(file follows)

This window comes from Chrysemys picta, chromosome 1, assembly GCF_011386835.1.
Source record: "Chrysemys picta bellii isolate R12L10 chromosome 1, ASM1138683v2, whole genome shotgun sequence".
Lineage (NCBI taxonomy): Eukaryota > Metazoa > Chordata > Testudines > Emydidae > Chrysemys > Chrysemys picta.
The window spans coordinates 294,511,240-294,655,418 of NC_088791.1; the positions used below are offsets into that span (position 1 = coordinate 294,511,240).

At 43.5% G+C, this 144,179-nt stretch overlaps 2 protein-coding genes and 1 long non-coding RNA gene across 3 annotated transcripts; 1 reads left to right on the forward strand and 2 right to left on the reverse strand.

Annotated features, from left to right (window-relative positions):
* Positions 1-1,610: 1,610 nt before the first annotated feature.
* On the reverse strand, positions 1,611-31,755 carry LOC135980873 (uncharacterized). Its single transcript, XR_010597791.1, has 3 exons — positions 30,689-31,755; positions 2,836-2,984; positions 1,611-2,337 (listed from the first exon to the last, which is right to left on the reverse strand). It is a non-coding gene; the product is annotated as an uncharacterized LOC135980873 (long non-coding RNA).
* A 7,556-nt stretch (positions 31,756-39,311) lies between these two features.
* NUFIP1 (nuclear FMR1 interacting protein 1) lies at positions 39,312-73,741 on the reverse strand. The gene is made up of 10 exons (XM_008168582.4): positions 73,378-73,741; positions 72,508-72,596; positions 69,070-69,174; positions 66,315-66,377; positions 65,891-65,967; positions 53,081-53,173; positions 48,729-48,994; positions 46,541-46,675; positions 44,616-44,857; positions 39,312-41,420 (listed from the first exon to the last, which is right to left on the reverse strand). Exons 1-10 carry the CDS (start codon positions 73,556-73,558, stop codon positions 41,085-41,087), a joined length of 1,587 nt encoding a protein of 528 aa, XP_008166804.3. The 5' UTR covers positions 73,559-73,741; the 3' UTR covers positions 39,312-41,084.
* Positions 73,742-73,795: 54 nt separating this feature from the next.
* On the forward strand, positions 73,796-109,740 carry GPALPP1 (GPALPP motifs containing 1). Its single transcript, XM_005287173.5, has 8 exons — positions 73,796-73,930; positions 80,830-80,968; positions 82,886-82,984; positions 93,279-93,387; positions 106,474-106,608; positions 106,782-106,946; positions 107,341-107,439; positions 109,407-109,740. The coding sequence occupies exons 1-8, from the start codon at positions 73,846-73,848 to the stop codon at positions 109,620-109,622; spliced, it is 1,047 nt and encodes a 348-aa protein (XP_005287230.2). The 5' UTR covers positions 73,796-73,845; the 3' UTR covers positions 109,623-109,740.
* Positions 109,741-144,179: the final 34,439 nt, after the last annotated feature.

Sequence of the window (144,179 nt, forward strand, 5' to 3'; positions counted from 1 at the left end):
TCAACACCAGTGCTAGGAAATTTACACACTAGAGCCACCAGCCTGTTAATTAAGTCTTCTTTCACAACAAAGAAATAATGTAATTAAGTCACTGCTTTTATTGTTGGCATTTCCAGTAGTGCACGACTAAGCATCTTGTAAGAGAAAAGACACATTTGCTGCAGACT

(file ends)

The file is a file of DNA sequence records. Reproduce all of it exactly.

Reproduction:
This window comes from Chrysemys picta, chromosome 1, assembly GCF_011386835.1.
Source record: "Chrysemys picta bellii isolate R12L10 chromosome 1, ASM1138683v2, whole genome shotgun sequence".
Lineage (NCBI taxonomy): Eukaryota > Metazoa > Chordata > Testudines > Emydidae > Chrysemys > Chrysemys picta.
The window spans coordinates 294,511,240-294,655,418 of NC_088791.1; the positions used below are offsets into that span (position 1 = coordinate 294,511,240).

At 43.5% G+C, this 144,179-nt stretch overlaps 2 protein-coding genes and 1 long non-coding RNA gene across 3 annotated transcripts; 1 reads left to right on the forward strand and 2 right to left on the reverse strand.

Annotated features, from left to right (window-relative positions):
* Positions 1-1,610: 1,610 nt before the first annotated feature.
* On the reverse strand, positions 1,611-31,755 carry LOC135980873 (uncharacterized). Its single transcript, XR_010597791.1, has 3 exons — positions 30,689-31,755; positions 2,836-2,984; positions 1,611-2,337 (listed from the first exon to the last, which is right to left on the reverse strand). It is a non-coding gene; the product is annotated as an uncharacterized LOC135980873 (long non-coding RNA).
* A 7,556-nt stretch (positions 31,756-39,311) lies between these two features.
* NUFIP1 (nuclear FMR1 interacting protein 1) lies at positions 39,312-73,741 on the reverse strand. The gene is made up of 10 exons (XM_008168582.4): positions 73,378-73,741; positions 72,508-72,596; positions 69,070-69,174; positions 66,315-66,377; positions 65,891-65,967; positions 53,081-53,173; positions 48,729-48,994; positions 46,541-46,675; positions 44,616-44,857; positions 39,312-41,420 (listed from the first exon to the last, which is right to left on the reverse strand). Exons 1-10 carry the CDS (start codon positions 73,556-73,558, stop codon positions 41,085-41,087), a joined length of 1,587 nt encoding a protein of 528 aa, XP_008166804.3. The 5' UTR covers positions 73,559-73,741; the 3' UTR covers positions 39,312-41,084.
* Positions 73,742-73,795: 54 nt separating this feature from the next.
* On the forward strand, positions 73,796-109,740 carry GPALPP1 (GPALPP motifs containing 1). Its single transcript, XM_005287173.5, has 8 exons — positions 73,796-73,930; positions 80,830-80,968; positions 82,886-82,984; positions 93,279-93,387; positions 106,474-106,608; positions 106,782-106,946; positions 107,341-107,439; positions 109,407-109,740. The coding sequence occupies exons 1-8, from the start codon at positions 73,846-73,848 to the stop codon at positions 109,620-109,622; spliced, it is 1,047 nt and encodes a 348-aa protein (XP_005287230.2). The 5' UTR covers positions 73,796-73,845; the 3' UTR covers positions 109,623-109,740.
* Positions 109,741-144,179: the final 34,439 nt, after the last annotated feature.

Sequence of the window (144,179 nt, forward strand, 5' to 3'; positions counted from 1 at the left end):
TCAACACCAGTGCTAGGAAATTTACACACTAGAGCCACCAGCCTGTTAATTAAGTCTTCTTTCACAACAAAGAAATAATGTAATTAAGTCACTGCTTTTATTGTTGGCATTTCCAGTAGTGCACGACTAAGCATCTTGTAAGAGAAAAGACACATTTGCTGCAGACT